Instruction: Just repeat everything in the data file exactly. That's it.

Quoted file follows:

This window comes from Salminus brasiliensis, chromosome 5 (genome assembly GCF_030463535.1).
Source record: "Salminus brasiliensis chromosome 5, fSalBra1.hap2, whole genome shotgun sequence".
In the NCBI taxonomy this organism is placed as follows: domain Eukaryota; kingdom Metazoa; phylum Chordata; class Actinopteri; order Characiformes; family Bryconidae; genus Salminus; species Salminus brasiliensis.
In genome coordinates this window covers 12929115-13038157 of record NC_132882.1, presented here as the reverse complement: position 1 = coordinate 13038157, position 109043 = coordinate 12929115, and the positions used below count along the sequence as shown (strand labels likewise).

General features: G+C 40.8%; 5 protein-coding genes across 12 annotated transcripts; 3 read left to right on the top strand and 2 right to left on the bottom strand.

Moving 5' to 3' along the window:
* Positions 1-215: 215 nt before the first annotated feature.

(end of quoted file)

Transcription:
This window comes from Salminus brasiliensis, chromosome 5 (genome assembly GCF_030463535.1).
Source record: "Salminus brasiliensis chromosome 5, fSalBra1.hap2, whole genome shotgun sequence".
In the NCBI taxonomy this organism is placed as follows: domain Eukaryota; kingdom Metazoa; phylum Chordata; class Actinopteri; order Characiformes; family Bryconidae; genus Salminus; species Salminus brasiliensis.
In genome coordinates this window covers 12929115-13038157 of record NC_132882.1, presented here as the reverse complement: position 1 = coordinate 13038157, position 109043 = coordinate 12929115, and the positions used below count along the sequence as shown (strand labels likewise).

General features: G+C 40.8%; 5 protein-coding genes across 12 annotated transcripts; 3 read left to right on the top strand and 2 right to left on the bottom strand.

Moving 5' to 3' along the window:
* Positions 1-215: 215 nt before the first annotated feature.